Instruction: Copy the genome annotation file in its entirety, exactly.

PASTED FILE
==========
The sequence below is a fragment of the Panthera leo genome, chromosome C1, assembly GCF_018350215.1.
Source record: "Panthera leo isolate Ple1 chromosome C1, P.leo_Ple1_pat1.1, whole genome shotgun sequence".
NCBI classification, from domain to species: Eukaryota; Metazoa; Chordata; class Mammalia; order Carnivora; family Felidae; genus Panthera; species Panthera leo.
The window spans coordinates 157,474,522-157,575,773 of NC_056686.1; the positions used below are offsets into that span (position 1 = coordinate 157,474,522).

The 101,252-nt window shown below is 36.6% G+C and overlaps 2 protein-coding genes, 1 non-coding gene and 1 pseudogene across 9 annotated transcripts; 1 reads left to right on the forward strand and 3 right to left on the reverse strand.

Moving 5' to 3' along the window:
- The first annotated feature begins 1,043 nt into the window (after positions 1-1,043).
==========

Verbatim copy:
The sequence below is a fragment of the Panthera leo genome, chromosome C1, assembly GCF_018350215.1.
Source record: "Panthera leo isolate Ple1 chromosome C1, P.leo_Ple1_pat1.1, whole genome shotgun sequence".
NCBI classification, from domain to species: Eukaryota; Metazoa; Chordata; class Mammalia; order Carnivora; family Felidae; genus Panthera; species Panthera leo.
The window spans coordinates 157,474,522-157,575,773 of NC_056686.1; the positions used below are offsets into that span (position 1 = coordinate 157,474,522).

The 101,252-nt window shown below is 36.6% G+C and overlaps 2 protein-coding genes, 1 non-coding gene and 1 pseudogene across 9 annotated transcripts; 1 reads left to right on the forward strand and 3 right to left on the reverse strand.

Moving 5' to 3' along the window:
- The first annotated feature begins 1,043 nt into the window (after positions 1-1,043).